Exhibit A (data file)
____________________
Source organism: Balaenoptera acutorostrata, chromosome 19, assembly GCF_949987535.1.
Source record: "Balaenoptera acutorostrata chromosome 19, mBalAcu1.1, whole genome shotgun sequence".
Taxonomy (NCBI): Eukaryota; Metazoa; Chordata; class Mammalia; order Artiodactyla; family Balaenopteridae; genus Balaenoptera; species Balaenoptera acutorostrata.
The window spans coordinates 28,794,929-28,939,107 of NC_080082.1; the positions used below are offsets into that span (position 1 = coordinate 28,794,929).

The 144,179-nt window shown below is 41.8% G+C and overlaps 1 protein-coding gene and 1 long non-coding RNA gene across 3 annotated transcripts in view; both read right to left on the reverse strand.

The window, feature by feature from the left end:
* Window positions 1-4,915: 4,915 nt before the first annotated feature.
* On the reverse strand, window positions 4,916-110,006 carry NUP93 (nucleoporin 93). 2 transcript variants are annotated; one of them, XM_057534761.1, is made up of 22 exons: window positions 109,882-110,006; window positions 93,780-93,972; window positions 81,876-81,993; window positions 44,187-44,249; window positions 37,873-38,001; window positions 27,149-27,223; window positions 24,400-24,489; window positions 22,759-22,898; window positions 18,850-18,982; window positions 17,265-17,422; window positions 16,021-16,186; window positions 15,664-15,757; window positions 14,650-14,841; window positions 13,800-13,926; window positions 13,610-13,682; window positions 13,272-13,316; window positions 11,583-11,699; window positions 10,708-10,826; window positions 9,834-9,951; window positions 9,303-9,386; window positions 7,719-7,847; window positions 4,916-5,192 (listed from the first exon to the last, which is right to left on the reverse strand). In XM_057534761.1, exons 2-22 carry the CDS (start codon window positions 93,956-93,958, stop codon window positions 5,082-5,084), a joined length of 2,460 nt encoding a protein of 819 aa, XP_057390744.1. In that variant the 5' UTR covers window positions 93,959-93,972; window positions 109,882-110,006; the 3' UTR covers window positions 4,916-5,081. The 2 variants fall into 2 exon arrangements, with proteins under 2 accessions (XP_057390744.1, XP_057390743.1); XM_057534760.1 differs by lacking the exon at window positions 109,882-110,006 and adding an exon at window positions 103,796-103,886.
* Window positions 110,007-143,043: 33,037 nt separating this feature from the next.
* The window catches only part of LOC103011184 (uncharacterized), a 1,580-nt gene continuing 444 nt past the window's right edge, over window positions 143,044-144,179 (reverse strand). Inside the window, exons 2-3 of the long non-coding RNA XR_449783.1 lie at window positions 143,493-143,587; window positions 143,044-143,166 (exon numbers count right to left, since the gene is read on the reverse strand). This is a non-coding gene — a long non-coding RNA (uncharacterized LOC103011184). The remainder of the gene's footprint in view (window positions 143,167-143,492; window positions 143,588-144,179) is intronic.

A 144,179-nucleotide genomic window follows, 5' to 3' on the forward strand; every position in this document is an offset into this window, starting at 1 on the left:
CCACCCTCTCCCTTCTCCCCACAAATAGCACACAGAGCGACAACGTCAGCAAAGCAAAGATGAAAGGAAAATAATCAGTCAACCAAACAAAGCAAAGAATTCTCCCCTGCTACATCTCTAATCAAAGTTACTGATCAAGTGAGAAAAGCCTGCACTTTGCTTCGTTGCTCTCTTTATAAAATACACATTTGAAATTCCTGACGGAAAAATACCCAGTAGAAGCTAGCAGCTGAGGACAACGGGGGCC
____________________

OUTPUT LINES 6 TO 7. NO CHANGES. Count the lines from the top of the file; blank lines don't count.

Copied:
The window, feature by feature from the left end:
* Window positions 1-4,915: 4,915 nt before the first annotated feature.